So, has Filipino cuisine truly, finally found a place at the American “mainstream” table? We’ve created a menu to test out that theory. All bagoong everything. Bagoong aramang, bagoong guisado, bagoong monamon, sweet bagoong, spicy bagoong, sweet and spicy bagoong — all infused into a 5-course menu. Yes, dessert too.

If Filipino food is really ready to be embraced for what it is, and not a watered-down version of it, then Bagoong must be invited to the party too. Bagoong: that pungent pinkish grayish fermented seafood semi-liquid that is the soul of many Filipino kitchens. An indigenous, time-tested product that existed before Spanish colonization and American imperialism, always ready to funk the party up.

The late Filipina writer Doreen Fernandez wrote in her excellent book Tikim: Essays of Philippine Food & Culture

Bagoong is a paste of salted, fermented shrimps or fish. The tiny shrimps or fish (again, those not of commercial size) are mashed with salt... The stage of readiness depends on the region and the purpose. Bagoong can be made in one's kitchen, in a jar, and be ready in a few days... When the poor man has nothing to go with his rice, he may have just bagoong with it, although even the non-poor may have bagoong with rice by choice.

In much of the Philippines, bagoong isn't just condiment, it's a staple. Many of the Philippines rural and urban poor, who make up nearly 70% of the Philippine population, eat it 3 times a day. During the Philippine Revolution of 1896 against Spain, revolutionary Katipuneros were said to have travelled with only two items: their weapon, and a small jar of bagoong. Newer restaurants in the Philippines like Bagoong Club in Quezon City have made it the central flavor of its menu.

Despite its centrality to Filipino culture, for many Filipinos growing up in America like myself, bagoong was and still is also a source of that “shame” mentioned earlier. I always loved it, especially with green mangoes, but always saw and heard non-Filipino folks pinch their nose and crunch their face at it. It became a secret pleasure; I was convinced it wasn’t worth sharing with others out of fear of rejection or shame. For me, bagoong became that homie who’s always down for you, but who you hesitated to invite to parties with your other friends out of fear your homie wouldn’t fit in. Or, worse yet, remind you that you’re trying too hard to.

Sometimes it’s fun to crash a party you weren’t invited to. But the best parties aren’t the ones where people are wondering what you’re doing there (or what they’re doing there) but the ones where everyone wants to be there, everyone wants you to be there, and no one minds if you bring your salty but well-meaning friend with you.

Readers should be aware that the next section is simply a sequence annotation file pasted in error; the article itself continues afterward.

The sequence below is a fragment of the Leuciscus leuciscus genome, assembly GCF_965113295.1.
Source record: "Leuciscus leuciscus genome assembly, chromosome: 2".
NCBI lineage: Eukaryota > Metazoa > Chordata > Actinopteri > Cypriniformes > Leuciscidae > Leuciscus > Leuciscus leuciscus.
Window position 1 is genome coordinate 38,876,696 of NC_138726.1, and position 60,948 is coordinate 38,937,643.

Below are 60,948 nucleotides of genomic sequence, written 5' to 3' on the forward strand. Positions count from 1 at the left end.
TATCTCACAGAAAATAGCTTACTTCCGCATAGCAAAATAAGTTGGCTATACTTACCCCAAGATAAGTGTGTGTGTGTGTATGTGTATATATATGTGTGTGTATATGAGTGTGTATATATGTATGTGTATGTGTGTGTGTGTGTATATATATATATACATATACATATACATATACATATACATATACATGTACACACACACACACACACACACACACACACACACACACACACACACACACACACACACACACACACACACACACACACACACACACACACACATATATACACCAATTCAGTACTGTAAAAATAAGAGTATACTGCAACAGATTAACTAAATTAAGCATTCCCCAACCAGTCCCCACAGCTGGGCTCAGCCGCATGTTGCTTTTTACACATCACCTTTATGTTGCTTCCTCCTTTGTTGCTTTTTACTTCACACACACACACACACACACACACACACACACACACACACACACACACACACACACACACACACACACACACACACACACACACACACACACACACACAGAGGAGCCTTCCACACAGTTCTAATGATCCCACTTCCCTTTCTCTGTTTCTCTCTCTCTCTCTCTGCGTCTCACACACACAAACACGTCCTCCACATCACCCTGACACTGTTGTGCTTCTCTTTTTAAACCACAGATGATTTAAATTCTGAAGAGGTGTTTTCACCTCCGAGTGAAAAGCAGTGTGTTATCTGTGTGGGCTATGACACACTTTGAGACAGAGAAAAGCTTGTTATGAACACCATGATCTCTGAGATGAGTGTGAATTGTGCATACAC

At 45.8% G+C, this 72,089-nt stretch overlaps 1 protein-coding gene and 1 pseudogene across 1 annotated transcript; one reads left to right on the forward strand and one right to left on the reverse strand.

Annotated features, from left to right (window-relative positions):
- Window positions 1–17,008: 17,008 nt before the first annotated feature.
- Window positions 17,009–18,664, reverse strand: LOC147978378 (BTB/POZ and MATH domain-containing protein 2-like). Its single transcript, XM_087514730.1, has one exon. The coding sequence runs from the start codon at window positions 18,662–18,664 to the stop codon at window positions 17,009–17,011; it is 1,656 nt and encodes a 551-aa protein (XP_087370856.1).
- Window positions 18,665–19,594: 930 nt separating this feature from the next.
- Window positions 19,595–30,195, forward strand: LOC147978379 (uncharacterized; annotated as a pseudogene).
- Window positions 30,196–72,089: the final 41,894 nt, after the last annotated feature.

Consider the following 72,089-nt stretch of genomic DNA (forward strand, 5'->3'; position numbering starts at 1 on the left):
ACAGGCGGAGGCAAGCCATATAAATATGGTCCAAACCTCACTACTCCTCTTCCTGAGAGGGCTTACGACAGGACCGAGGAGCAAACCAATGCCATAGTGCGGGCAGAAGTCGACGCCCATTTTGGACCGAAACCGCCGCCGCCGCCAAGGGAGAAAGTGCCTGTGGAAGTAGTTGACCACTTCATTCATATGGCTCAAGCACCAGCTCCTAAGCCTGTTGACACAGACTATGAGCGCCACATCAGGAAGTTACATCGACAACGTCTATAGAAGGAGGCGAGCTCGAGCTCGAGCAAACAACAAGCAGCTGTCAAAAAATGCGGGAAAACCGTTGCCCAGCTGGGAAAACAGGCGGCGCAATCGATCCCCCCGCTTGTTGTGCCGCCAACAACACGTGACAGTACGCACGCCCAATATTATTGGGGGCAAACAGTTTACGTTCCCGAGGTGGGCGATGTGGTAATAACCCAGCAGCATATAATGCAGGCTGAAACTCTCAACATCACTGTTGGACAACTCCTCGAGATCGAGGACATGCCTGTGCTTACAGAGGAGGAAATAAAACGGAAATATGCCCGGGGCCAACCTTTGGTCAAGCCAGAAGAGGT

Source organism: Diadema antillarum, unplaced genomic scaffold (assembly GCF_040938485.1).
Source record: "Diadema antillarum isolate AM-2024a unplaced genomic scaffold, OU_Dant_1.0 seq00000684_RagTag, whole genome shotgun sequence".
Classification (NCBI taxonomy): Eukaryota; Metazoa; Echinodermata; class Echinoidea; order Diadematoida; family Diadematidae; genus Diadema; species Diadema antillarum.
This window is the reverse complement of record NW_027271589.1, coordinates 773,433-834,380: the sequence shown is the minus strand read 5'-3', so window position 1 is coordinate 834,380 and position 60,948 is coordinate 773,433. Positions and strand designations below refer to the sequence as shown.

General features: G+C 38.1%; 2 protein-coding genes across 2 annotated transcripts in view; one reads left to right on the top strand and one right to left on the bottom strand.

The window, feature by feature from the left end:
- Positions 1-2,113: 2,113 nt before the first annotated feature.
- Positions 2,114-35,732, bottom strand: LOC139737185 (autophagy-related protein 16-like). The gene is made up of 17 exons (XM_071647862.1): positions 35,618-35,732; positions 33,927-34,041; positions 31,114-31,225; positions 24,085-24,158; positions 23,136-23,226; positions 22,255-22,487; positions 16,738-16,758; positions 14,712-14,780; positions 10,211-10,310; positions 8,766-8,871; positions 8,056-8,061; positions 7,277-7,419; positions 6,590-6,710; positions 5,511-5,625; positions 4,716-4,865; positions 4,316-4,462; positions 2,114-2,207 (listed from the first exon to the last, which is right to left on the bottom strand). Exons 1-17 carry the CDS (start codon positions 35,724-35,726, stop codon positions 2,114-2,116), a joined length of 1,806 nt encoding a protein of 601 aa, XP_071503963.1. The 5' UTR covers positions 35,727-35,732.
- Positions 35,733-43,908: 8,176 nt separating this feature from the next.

MENU

Crispy Kangkong w/ Calamansi Bagoong Mayo

Bagoong Alamang Dungeness Crab & Longanisa Gumbo

Grilled Pinakbet & Bagoong Fried Rice

Bagoong-Brined Lechon Liempo w/ Bagoong Monamon & Seasonal Greens

Green Mango Cheesecake w/ Palm Sugar Bagoong Syrup


BAGOONG is a prix-fixe pop-up 5-course tasting menu dinner (3 appetizers, 1 main course, 1 dessert--does not include drinks). Reservations and advance payment required. There will be two dinner services, from 500-700pm and 800-1000pm. All ages welcome, with bar & alcoholic drinks available for 21+. Seating limited to 45 per dinner. Please make reservations at the link below:



LINO
May
18
5:00 pm17:00

LINO

  • Inay's Asian Pacific Cuisine

Food & Sh*t Monthly Pop-up Series presents: LINO - A Dinner Tribute to Lino Brocka on Monday, April 20, 2015.

Apr
10
Apr 11

FOOD & SH*T'S GREATEST HITS, VOL. 1 (TWO NIGHTS)

  • Bloom

Before we get back to our regular monthly pop-up schedule (save the date--Monday, April 20th), we're heading north to Ballard to do two things we've never done before: a one-off menu compiled of favorites from our past pop-up menus, and dinner service during the weekend!

It's happening over two nights at Bloom on Friday, April 10th and Saturday, April 11th. A different format from our regular dinner services, this one is a prix-fixe 8-course tasting menu featuring favorites from our previous pop-ups. Dinner is priced at $48 per person. Reservations and advance payment required (link below).

Seating open at 6pm, first course comes out at 630pm!

FOOD & SH*T'S GREATEST HITS, VOL. 1
MENU

Amuse Bouche
1: Shrimp Sinigang Shooter
2: Pomelo Mango Salad
3: Kinilaw na Geoduck
4: Dashi Tinola na Manok (Chicken)
5: Kawaii Rib Loco Moco
6: Crispy Lechon
7: Massaman Oxtail Kare Kare
8: Chera’s Hood Famous Ube Cheesecake